Last week we celebrated the return of our beloved Nile crocodile skeleton. It’s been out on loan to the Oxford University Zoology Department during our closure year, but is now back in position in the Museum gallery for all to see.
To mark the occasion, the conservation team decided to give the crocodile some much needed care. Originally this piece was displayed on carpet tiles, which can be potentially harmful to the specimen as they deteriorate… as well as looking pretty ugly! My first step was to remove these from the base of the specimen. I was then able to assess the skeleton for priority areas.
Originally the specimen was articulated (held together) using a combination of iron and copper wire. This skeleton is over 150 years old and, during its time on display, these wires have corroded and stained the bone; this was particularly prominent in areas of existing cartilage, such as around its ribs. So I removed the old wire and replaced it with stainless steel, which has a longer life span.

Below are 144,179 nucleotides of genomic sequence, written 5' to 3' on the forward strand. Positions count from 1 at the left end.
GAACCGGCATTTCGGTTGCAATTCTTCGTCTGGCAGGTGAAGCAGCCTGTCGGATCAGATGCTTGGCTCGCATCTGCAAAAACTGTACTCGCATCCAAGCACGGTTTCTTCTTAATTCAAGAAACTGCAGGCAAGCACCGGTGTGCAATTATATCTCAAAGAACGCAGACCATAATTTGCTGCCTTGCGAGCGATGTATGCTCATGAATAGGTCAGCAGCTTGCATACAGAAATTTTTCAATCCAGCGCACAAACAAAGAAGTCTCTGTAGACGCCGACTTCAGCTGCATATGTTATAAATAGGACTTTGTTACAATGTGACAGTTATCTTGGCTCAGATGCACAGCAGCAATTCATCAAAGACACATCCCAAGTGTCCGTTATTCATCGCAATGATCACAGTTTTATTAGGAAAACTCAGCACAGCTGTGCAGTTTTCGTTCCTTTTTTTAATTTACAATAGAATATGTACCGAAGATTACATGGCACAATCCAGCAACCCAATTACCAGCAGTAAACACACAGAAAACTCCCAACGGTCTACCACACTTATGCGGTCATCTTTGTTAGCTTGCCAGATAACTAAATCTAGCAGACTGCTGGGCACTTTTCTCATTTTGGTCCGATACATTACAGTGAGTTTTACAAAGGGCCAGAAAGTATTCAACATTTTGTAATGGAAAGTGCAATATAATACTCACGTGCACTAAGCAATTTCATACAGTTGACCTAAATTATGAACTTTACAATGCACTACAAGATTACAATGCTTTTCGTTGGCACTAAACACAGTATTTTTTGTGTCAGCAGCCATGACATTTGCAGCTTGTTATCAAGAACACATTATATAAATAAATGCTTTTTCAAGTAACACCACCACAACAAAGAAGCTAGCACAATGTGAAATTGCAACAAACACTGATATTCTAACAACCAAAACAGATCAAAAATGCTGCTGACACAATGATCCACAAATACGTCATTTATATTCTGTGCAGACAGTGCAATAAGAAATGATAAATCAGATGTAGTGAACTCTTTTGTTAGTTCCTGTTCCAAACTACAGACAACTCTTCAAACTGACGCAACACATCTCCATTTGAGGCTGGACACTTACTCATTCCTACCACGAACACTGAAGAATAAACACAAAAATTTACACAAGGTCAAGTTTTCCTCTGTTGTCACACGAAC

The existing articulation had also failed in some areas; this was most obvious on the tail, which had lost its natural curve and gained a limp collapse – lovingly referred to by visitors as a ‘sad tail’. A ‘happier tail’ was obtained by threading a stainless steel wire through the vertebral column, meaning no new holes would need to be drilled.
The alignment of the rear of the skull and the atlas and axis bones at the top of the spine were not correct. To treat this, I removed the skull, allowing access for wire replacement. The skull was returned to its original supporting armature, now with conservation grade cushioning to relieve any unnecessary pressure on the bone. I guided the skull into its new position and fastened it in place.
This project was particularly exciting to work on as it offered an opportunity to discuss the work of the conservation department with the passing museum visitors. I was able to make a few school trips a little more exciting with the phrase “Would you like to hold a croc skull?”.
Nicola Crompton, Conservation Intern